1967 — Mumps vaccine. Initially not considered a serious public health issue. Men began suffering from debilitating testicular inflammation, which became an issue during wartime. During World War II, the U.S. targeted mumps for scientific research.
1969 — Rubella vaccine. Epidemic in Europe between 1962 and 1963 and the United States between 1964 and 1965. Countries with high rates of immunizations no longer see cases of rubella. However, the vaccination level must remain at 80% to keep rubella at bay. As of 2009, more than 130 countries have included it in their routine vaccinations.
** The measles, mumps and rubella vaccines were combined into the MMR vaccine by Dr. Maurice Hilleman in 1971
1977 — Haemophilus influenzae type B vaccine, also known as Hib vaccine. In countries that include it as a routine vaccine, rates of severe infections have decreased more than 90%. Recommended by both the WHO and the CDC. Two or three doses should be given before six months of age. As of 2013, 184 countries include it in their routine vaccinations.
1980s — Pneumococcal vaccine. In the year 2000, doctors recommended all children ages 2-23 months and at-risk children 24-59 months receive the vaccine. In February 2010, another vaccine was introduced that provided even more protection from various types of pneumococcal. The pneumococcal polysaccharide vaccine gives at least 85% protection to those under age 55 for five years or longer.
1981 — Hepatitis B vaccine. Research began in 1963 by American physician/geneticist Baruch Blumberg. In 1976, Blumberg won the Nobel Prize in Physiology or Medicine for his work on the hepatitis B vaccine. However, the first field trials didn’t happen until the late 1970s. The first dose is recommended within 24 hours of birth with either two or three more doses given after that. The vaccine is recommended for anyone with poor immune functions and healthcare workers. In healthy people, routine immunizations result in more than 95% of people being protected.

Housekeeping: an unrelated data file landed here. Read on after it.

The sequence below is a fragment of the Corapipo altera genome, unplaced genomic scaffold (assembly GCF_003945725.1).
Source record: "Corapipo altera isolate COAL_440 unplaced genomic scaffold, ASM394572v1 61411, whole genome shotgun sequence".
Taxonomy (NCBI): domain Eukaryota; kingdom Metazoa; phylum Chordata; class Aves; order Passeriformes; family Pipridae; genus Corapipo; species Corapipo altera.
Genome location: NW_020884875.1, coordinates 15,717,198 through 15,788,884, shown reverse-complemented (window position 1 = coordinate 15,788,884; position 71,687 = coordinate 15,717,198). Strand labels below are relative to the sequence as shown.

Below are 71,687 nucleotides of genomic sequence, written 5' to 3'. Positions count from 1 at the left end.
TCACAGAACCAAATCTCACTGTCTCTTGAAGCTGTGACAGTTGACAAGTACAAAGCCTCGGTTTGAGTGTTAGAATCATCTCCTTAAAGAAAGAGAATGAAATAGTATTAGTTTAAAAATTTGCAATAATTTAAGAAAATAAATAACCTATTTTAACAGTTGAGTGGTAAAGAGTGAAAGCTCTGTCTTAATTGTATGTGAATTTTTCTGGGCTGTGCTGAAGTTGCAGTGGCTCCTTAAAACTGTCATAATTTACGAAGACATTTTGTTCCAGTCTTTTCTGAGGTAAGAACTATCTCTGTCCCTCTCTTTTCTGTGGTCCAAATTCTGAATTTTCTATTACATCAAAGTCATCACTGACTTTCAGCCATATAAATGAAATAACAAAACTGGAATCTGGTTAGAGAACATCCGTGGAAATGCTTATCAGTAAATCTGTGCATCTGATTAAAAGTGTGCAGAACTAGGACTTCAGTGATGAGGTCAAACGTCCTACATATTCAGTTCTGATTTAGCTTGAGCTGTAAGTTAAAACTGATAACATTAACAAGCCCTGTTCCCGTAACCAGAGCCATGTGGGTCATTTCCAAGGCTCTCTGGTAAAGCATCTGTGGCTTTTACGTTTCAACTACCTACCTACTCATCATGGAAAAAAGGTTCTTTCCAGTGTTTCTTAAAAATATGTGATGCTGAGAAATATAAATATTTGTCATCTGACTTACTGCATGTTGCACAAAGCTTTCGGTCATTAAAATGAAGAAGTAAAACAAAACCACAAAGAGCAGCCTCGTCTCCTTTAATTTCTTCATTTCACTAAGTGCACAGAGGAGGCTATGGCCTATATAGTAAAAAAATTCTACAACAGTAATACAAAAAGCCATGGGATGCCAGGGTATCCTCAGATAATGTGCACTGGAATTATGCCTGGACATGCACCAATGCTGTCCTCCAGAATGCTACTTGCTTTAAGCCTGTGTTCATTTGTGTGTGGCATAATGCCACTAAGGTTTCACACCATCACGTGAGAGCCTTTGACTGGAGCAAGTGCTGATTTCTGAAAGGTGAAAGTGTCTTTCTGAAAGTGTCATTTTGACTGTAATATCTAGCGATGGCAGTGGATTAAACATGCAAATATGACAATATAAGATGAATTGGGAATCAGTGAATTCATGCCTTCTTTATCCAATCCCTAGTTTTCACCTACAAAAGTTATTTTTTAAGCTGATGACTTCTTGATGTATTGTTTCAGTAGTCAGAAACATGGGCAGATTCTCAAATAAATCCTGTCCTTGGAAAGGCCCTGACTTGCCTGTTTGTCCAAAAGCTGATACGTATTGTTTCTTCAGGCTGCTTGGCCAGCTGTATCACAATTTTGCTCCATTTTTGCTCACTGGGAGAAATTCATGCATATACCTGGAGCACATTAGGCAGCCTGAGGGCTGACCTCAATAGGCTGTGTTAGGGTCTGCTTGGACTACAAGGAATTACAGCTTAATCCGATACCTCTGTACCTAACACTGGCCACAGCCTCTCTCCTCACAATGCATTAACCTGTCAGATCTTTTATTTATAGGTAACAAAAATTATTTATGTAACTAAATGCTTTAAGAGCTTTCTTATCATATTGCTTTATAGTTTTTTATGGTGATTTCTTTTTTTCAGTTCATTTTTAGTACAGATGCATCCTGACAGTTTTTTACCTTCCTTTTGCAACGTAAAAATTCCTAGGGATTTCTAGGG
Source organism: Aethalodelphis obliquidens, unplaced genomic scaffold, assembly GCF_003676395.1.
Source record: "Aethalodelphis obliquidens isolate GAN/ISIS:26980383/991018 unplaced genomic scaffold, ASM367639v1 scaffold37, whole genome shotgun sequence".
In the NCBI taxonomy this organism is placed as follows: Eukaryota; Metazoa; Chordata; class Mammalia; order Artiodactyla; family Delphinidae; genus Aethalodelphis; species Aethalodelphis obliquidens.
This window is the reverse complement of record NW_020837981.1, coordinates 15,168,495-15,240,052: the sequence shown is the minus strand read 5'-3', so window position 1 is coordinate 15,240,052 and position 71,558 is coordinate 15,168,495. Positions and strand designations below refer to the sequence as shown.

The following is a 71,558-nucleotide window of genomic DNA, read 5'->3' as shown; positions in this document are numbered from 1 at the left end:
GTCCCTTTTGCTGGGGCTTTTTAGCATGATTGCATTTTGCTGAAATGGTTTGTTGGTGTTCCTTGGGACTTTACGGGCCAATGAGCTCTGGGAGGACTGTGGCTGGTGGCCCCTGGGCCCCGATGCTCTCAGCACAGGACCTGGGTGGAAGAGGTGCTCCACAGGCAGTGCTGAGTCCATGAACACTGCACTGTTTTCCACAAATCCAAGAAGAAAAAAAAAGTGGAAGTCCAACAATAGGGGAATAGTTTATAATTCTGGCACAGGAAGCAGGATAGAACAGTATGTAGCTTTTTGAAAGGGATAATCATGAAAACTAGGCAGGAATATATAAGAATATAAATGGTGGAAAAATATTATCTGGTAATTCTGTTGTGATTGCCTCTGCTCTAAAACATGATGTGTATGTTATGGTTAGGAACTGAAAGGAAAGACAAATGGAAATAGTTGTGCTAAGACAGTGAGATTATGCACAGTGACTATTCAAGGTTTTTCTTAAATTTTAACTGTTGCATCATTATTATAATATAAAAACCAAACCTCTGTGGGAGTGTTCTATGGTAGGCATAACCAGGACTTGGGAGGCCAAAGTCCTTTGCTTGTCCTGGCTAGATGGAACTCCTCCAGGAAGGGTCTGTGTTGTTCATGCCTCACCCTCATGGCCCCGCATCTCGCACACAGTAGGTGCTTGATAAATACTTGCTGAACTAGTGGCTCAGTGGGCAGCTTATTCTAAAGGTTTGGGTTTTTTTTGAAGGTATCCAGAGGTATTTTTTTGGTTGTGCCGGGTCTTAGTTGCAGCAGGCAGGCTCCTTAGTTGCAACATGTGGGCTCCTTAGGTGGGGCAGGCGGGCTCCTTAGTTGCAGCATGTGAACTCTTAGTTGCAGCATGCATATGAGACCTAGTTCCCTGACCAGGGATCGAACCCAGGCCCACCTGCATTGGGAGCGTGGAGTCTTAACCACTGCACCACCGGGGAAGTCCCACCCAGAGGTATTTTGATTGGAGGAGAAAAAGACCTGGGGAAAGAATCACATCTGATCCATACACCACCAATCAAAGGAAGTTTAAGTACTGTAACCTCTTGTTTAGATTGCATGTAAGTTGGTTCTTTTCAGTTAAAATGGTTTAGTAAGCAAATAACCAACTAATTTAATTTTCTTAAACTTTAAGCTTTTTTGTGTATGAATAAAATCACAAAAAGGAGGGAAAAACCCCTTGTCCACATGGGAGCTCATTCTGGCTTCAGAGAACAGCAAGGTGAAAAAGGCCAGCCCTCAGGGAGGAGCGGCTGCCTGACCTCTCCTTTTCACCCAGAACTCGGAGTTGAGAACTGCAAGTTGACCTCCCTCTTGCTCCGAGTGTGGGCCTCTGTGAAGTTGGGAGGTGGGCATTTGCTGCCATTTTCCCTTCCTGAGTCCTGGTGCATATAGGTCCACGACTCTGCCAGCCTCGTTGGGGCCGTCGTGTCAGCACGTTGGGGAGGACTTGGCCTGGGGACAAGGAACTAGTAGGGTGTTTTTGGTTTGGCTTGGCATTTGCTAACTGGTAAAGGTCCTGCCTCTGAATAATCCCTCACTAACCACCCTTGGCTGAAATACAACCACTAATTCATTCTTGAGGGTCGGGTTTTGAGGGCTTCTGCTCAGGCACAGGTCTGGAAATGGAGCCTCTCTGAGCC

1981 — Chickenpox vaccine. World Health Organization recommends countries keep more than 80% of the population vaccinated to prevent outbreaks. As of 2017, 33 countries recommended all non-medically exempt children receive the vaccine. Before the introduction of the vaccine in the U.S. in 1995, there were around four million cases per year, mostly children. Between 11,000 and 13,000 were hospitalized and 100 to 150 children died each year as a result. 10 years after it was introduced, the CDC reported a 90% drop in chickenpox cases.
2000 — Hepatitis A vaccine. Effective in around 95% of cases and lasts for 15 years to life. Two doses recommended before age 2. WHO recommends universal vaccination in areas where the disease is moderately common.
2006 — Rotavirus vaccine. It is on the WHO's List of Essential Medicines. A 2009 review estimated the vaccine would prevent about 45% of deaths due to rotavirus gastroenteritis, or about 228,000 deaths annually worldwide. More than 100 countries offer the vaccine. The vaccine was first developed in 1998. However, it was withdrawn from the market in 1999 after it was discovered it contributed to the risk of bowel obstruction in one out of every 12,000 vaccinated infants.
2006 — Human papillomavirus vaccine or HPV. Recommended by the WHO as part of routine vaccinations in all countries. Requires two to three doses depending on the person’s age and immune status. As of 2017, 71 countries include it in routine vaccinations, at least for girls.
2021 -- COVID-19 vaccine. Three vaccines have been developed in response to a new, deadly version of the coronavirus (SARS‑CoV‑2). Development began in 2020 in response to the global pandemic. There are currently three vaccines that are being administered — Moderna, Pfizer-BioNTech and Johnson & Johnson. As of April 2021, there are 14 vaccines that have been authorized by at least one national regulatory authority for public use. As of May 1, more than 1.15 billion doses have been administered worldwide. In just over a year, there have been 156,326,916 cases diagnosed with 3,260,983 deaths.